Well, it’s been a long time, I know. I hope everyone is staying warm in this cold, snowy and blowy weather. I don’t recall ever letting my faucet drip so often!
The reason for the delay in my posts was due to my laptop power cord fraying and spraying sparks everywhere. The computer is so old that I couldn’t just go to the computer store to buy a replacement. So my friend at work told me to find one on eBay. That was fun, as most were very inexpensive but had to be shipped from China. The cost of shipping was twice the cost of the power cord! I finally found one online and ordered it. Apparently, my poor power cord had a hard time getting from Texas to Ohio, thinking that the most logical way would be via Michigan. So what should have arrived in five days took nearly two weeks. Then, our modem went out. One store said I couldn’t buy a replacement, that everything had to be done online. That wouldn’t do at all. Then another store said they had a modem that I could buy, which I promptly did. I got that all up and running, only to find that it wasn’t working correctly (incidentally, it was operator error that made it not work…) I’ve finally got everything fixed, but I’m sorry for the long delay!
One of the things I read in the latest issue of Sierra was how palm oil is wiping out millions of acres of the rain forest. Palm oil is in half of all packaged products including processed foods, cleaners, and lipstick. According to the article, “the average U.S. consumer uses about eight pounds of palm oil each year.” It has several other names: vegetable oil, palmate, cocoa butter equivalent, sodium lauryl sulfate, and glyceryl stearate. What happens is that farmers take down the natives trees and vegitation to plant palm oil plantations. Losing those forests, in turn, threatens many species such as tigers, leopards and orangutangs. Also, indigenous peopleare pushed off of their land and have to deal with pesticides in their water supply.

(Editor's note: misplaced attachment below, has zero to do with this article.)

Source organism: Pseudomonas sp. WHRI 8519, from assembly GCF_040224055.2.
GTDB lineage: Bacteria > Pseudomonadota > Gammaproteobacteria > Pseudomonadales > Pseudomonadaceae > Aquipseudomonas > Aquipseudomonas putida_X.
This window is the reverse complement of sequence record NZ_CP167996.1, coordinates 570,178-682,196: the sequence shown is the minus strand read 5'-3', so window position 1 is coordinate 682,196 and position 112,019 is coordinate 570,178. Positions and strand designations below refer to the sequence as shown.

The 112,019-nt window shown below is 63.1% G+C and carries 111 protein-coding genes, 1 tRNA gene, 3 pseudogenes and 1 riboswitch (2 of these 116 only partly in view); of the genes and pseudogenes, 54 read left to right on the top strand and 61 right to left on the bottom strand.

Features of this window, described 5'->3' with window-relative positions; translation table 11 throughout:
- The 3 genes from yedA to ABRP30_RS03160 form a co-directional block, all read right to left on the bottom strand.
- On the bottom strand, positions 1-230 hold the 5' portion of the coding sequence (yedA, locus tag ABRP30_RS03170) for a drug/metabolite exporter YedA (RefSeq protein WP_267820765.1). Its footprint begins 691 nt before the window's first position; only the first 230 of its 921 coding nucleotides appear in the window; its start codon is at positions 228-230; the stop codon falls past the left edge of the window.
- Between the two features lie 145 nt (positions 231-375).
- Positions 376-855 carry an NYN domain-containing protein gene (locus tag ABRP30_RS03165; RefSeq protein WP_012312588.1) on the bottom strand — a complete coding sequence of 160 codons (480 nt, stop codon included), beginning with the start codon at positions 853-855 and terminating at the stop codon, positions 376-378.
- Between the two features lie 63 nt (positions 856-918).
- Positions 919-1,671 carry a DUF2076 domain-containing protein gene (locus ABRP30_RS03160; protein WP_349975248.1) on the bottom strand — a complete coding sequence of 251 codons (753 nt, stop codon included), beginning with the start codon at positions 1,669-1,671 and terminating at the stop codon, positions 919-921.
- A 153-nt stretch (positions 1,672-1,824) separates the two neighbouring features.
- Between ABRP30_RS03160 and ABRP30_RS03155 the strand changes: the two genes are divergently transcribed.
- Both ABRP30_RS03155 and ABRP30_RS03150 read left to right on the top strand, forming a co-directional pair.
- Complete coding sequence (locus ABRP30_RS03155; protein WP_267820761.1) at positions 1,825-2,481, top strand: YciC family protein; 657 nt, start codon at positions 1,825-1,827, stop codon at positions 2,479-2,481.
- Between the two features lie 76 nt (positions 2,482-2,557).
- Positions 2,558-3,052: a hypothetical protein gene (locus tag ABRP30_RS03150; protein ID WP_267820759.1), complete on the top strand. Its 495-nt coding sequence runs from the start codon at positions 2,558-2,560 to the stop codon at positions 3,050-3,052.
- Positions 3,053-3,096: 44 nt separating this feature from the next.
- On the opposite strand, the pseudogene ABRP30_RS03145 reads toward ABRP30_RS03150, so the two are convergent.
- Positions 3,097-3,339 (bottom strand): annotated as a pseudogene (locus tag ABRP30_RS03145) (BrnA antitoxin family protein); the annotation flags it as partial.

So check those labels for palm oil before you buy.
Until next time!
That The Ohio State University’s football team won the national championship this year. (Pete and I finally watched both games, courtesy of YouTube. We don’t have cable, so we ended up listening to the Sugar Bowl and the championship games on the radio. The Alabama game, we both agreed, was the more exciting. But I must admit that watching a game you know the outcome, with all the commercials edited, was pretty sweet!)
So what does this have to do with trees and the Arboretum?
Well, Ohio State’s Chadwick Arboretum Tree Planting team took home a win of its own in Arlington, TX. Horticulturists from Ohio State, Oregon, Florida State, and Alabama competed to see which team could plant the most trees, with the Ohio State team winning first place. The tree planting, which took place at a new park, was part of The Playoff Green program, a group of sustainability projects developed around the college football playoffs. The program is meant to help offset the environmental impact in Arlington of hosting the college football championship.
Apparently, before they left for Texas, the Ohio State team was featured planting a tree in under 60 seconds on Channel 10. (I searched for a video to embed with no luck…)
Here is a photo of the tree planting team. From the left: Mike Boren (father of the 3 Boren Brothers who all play/played on the OSU football team); Christine Voise (Chadwick Arboretum GIS and Accessions Specialist); Mitch Gatewood (OSU Alumni from DFW area); Mike Pfeiffer (Chadwick Arboretum Horticulturist); Ray Kreutzfeld (OSU Alumni from DFW area); Christy Dudgeon (OSU Alumni and VP of Grass Groomers); Steve Schneider (OSU Landscape Planner and ISA Certified Arborist); and our own Dan Struve (Emeritus Professor of Horticulture and Chadwick Arboretum Volunteer).
All I can say is, we could sure use a team like that for LOUA when we are planting trees!
Congratulations on both Ohio State wins!
Until next time!